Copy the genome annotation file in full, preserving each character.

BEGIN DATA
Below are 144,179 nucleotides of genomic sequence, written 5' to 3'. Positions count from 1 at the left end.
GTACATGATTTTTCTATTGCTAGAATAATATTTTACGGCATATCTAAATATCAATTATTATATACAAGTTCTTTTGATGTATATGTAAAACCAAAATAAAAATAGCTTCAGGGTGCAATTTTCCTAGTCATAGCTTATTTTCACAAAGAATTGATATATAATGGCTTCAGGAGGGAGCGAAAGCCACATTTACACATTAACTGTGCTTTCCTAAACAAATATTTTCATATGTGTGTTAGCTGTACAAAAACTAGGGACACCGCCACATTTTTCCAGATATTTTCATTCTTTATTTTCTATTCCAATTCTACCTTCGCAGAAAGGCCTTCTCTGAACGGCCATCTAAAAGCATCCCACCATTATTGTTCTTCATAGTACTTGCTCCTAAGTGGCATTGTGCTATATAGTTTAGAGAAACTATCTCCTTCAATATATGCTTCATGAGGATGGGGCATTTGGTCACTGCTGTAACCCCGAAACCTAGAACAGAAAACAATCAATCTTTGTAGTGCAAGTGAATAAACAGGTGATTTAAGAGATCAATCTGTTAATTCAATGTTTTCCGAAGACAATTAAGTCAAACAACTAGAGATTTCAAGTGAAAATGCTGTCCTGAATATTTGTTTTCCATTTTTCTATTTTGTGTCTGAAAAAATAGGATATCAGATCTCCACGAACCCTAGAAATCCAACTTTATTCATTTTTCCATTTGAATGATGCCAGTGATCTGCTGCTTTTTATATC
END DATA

Below are 144,179 nucleotides of genomic sequence, written 5' to 3'. Positions count from 1 at the left end.
GTACATGATTTTTCTATTGCTAGAATAATATTTTACGGCATATCTAAATATCAATTATTATATACAAGTTCTTTTGATGTATATGTAAAACCAAAATAAAAATAGCTTCAGGGTGCAATTTTCCTAGTCATAGCTTATTTTCACAAAGAATTGATATATAATGGCTTCAGGAGGGAGCGAAAGCCACATTTACACATTAACTGTGCTTTCCTAAACAAATATTTTCATATGTGTGTTAGCTGTACAAAAACTAGGGACACCGCCACATTTTTCCAGATATTTTCATTCTTTATTTTCTATTCCAATTCTACCTTCGCAGAAAGGCCTTCTCTGAACGGCCATCTAAAAGCATCCCACCATTATTGTTCTTCATAGTACTTGCTCCTAAGTGGCATTGTGCTATATAGTTTAGAGAAACTATCTCCTTCAATATATGCTTCATGAGGATGGGGCATTTGGTCACTGCTGTAACCCCGAAACCTAGAACAGAAAACAATCAATCTTTGTAGTGCAAGTGAATAAACAGGTGATTTAAGAGATCAATCTGTTAATTCAATGTTTTCCGAAGACAATTAAGTCAAACAACTAGAGATTTCAAGTGAAAATGCTGTCCTGAATATTTGTTTTCCATTTTTCTATTTTGTGTCTGAAAAAATAGGATATCAGATCTCCACGAACCCTAGAAATCCAACTTTATTCATTTTTCCATTTGAATGATGCCAGTGATCTGCTGCTTTTTATATC